Kennedy relished the illusion of action, and for most of his life, people were paid to pretend the illusion was real. “Never expect any appreciation from my boys,” Joe Kennedy told Tip O’Neill in 1953. “These kids have had so much done for them by other people that they just assume it’s coming.” If Kennedy wanted something, he got it; more dangerously, if he wanted to be something, he became it. His father’s influence and sense of entitlement guaranteed that just enough people would play along to make it real for Jack. Consequently, Jack jumped into positions he hadn’t prepared for and just lazily played the part. Jack’s acting career was more varied than Ronald Reagan’s. He played good student. He played celebrated author. He played at winning a Pulitzer. He played underdog candidate. He played congressman. He played senator. He played president. He played a healthy, vigorous young man. And he always got away with it. Only the presidency required some real effort, some real acting, before he got the part (one of the most subtle actors in 20th centuries was competing with him for the role). But Kennedy always knew to expect a deus ex machina or, in this case, a daley tex machina. Daddy delivered.
It’s difficult to fault Kennedy for being spoiled. But compare Kennedy to Nelson Rockefeller, his closest counterpart, to see how singularly Kennedy’s hyper-privileged upbringing deformed his character.
Like Kennedy, Rockefeller was the a son of ridiculous wealth who fully expected to become president one day. Like Kennedy, he was spoiled, petulant, and licentious. Granted, Rockefeller didn’t possess Kennedy’s bitterly competitive edge or his taste for corruption, but he also didn’t have Joe for a father. Sure, Jack and Nelson’s advantages were handed down differently: what Jack got from his father’s willingness to cheat, steal, bribe, fight, and rig nearly anything to get his boys elected, Nelson got from his name, an intangible key that opened every door in the free world. Nelson had more advantages, probably; but then he wasn’t the one who became president.
Still, Jack and Nelson are worth looking at side-by-side. Rockefeller possessed all the repulsive qualities of a privileged son, and he grew sour with age. But he possessed warmth and sincerity, too. He slept around and committed adultery, but he also had the capacity to fall in love with a woman and settle down (and probably lost the Republican nomination for it). Above all, he possessed a set of convictions that were noble and inflexible, and he was willing to sacrifice political capital in the service of these convictions. His political career stalled because he wouldn’t accept the Republican party’s willingness to trade integrity for nihilism on Civil Rights in exchange for the votes of the old Confederacy.
Kennedy’s virtues were much sparser: he was undeniably charismatic. He was naturally funny, charming, and quick-witted. He was genuinely kind to his friends and allies (he could be ruthless with anyone he didn’t like; unlike Bobby, however, ruthlessness was not his sole attribute). As for conviction: Kennedy’s admirers point to his Civil Rights record, and it’s true he proposed a Civil Rights bill and (characteristically) took some half-risks in the process. It’s even possible he would have risked losing one or two states in 1964 for Civil Rights.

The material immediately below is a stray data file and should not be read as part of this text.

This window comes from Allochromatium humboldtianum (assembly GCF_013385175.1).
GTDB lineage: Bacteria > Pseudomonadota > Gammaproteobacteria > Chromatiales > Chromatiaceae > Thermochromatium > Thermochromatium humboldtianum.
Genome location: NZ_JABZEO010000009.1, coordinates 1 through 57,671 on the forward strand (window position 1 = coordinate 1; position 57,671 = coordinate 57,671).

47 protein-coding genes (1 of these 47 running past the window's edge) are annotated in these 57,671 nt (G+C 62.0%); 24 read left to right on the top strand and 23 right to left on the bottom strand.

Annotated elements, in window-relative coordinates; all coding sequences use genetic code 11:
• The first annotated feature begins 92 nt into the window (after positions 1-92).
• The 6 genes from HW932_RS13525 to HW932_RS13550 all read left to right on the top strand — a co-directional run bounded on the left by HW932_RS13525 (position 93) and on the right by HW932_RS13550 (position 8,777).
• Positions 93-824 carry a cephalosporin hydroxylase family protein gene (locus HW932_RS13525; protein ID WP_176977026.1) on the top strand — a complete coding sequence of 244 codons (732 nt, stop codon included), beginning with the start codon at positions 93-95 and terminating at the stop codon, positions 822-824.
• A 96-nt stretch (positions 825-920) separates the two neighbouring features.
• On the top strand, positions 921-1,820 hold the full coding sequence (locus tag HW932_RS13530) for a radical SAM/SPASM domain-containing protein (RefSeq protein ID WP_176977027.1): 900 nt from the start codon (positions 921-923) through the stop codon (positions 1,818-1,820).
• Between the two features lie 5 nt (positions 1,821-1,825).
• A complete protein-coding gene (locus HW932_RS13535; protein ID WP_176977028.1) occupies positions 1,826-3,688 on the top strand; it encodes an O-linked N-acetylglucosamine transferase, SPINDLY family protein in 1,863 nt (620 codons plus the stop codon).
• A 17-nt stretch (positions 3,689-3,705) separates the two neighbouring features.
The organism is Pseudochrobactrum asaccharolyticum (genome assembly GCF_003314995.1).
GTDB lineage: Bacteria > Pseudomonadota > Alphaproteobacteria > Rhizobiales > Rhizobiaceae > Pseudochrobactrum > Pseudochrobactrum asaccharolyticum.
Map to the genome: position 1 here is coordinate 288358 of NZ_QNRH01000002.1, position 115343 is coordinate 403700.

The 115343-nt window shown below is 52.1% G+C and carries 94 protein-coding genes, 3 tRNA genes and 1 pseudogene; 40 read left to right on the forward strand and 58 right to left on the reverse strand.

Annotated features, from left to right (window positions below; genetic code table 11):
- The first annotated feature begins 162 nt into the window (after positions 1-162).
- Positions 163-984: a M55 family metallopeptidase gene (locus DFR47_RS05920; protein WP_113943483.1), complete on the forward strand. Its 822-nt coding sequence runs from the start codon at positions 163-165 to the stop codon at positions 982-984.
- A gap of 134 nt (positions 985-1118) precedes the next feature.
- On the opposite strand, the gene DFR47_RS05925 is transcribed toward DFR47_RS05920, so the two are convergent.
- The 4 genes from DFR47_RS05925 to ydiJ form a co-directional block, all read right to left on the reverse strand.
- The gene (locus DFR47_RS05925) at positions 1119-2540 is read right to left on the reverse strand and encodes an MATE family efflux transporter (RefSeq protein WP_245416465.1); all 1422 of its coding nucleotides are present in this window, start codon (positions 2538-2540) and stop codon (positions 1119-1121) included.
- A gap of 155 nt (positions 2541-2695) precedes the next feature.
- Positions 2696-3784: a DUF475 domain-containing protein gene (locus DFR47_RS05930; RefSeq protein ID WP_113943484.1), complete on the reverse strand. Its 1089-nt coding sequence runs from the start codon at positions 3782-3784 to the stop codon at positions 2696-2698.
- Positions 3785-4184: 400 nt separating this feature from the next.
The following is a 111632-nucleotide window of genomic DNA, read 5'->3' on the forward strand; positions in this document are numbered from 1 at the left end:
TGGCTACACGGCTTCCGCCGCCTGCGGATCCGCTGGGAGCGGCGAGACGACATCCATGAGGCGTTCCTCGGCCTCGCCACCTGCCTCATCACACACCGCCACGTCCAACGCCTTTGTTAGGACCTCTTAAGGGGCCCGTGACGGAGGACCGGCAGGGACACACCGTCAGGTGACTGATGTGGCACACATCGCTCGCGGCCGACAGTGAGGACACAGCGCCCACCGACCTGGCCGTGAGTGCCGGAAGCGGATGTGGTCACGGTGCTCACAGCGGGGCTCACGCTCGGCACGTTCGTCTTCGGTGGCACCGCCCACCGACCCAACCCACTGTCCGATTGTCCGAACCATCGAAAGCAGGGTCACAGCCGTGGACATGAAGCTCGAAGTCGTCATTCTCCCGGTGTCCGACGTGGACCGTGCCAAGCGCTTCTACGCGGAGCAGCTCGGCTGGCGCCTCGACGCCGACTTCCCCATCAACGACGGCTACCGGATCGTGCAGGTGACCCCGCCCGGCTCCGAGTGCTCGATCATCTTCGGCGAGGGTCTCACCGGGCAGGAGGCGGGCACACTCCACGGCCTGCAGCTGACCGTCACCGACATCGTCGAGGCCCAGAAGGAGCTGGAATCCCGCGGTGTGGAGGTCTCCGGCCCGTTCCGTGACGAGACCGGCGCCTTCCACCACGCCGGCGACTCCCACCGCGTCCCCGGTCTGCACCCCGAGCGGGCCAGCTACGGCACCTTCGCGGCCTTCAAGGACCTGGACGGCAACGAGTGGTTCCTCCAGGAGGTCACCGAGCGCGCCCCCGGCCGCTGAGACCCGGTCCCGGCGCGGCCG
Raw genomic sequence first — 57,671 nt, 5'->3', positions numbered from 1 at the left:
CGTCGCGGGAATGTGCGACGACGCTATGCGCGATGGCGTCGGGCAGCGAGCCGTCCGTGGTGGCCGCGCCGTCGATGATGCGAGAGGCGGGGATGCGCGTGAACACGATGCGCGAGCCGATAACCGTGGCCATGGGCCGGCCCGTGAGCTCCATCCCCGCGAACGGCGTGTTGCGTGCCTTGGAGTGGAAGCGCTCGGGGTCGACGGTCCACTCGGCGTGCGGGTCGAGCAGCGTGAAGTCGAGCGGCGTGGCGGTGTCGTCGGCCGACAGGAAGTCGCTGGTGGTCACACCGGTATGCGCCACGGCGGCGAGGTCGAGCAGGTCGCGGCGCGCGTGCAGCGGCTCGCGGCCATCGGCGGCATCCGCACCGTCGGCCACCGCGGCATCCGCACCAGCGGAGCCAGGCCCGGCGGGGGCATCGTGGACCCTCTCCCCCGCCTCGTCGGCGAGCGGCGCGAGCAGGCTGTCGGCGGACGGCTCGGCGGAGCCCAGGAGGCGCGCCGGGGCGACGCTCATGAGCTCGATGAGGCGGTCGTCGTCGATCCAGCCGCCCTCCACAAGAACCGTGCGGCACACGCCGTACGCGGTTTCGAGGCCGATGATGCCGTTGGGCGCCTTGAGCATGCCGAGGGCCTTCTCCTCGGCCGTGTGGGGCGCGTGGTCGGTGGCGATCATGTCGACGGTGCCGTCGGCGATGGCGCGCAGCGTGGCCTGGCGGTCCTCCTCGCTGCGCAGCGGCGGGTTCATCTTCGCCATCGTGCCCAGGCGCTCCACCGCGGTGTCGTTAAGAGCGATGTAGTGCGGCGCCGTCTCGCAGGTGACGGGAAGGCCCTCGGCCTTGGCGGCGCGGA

But I really doubt it.
From the beginning, Kennedy was terrified of Civil Rights issues. He was terrified of Southern politics. He didn’t want any of it near the White House; or, he didn’t want it near him. Whatever progressive moves he made on Civil Rights were the result of intense pressure from within his party and his administration. But in general, he took a tepid stance – if he planned to sincerely fight for the Civil Rights bill he proposed, a la LBJ, he didn’t let on. Pro-segregationists from within his party were powerful, and the president’s team didn’t want blacks to cost him a second term. The issues at stake was toxic. Whatever gestures Kennedy made toward the Civil Rights movement were just that: gestures.
Sincere political conviction frightened Kennedy more than marital fidelity. He spent his entire political career avoiding it.
Judged solely on his personality, John Fitzgerald Kennedy possessed more unattractive qualities than any U.S. president since Andrew Jackson. And like Jackson, his persona overwhelmed his presidency. In that respect, the crude, licentious, perpetually doped frat boy is merely an inversion of the witty, energetic, charismatic Camelot Kennedy: both are a spectacle, designed to make politics more exciting to people at the dentist’s office.
As a result, critics sometimes dismiss Kennedy on the basis of spectacle (he’s just a cultural figure, a celebrity, a sex symbol, a martyr, etc.). But that only diminishes his many dubious accomplishments. In a mere thirty-four months (or “a thousand days,” if you want to get all goose-bumpy), Kennedy oversaw a frightening reversal of Cold War strategy; equivocated on or blundered the most vital issues; dramatically escalated the government’s reliance on thugs, mercenaries, and gangsters (LBJ called it “a damned Murder Incorporated”); and treated nuclear war as a penis-measuring contest, recklessly taunting the Soviet Union more than any other Cold War president (yes, including Reagan).
All this in addition to the lies, drugs, and hedonism that receive more press, the slime that coats his more substantive failures. With John F. Kennedy, personal flaws and political failures emanate from the same sewer.
In the next installment: November 22, 1963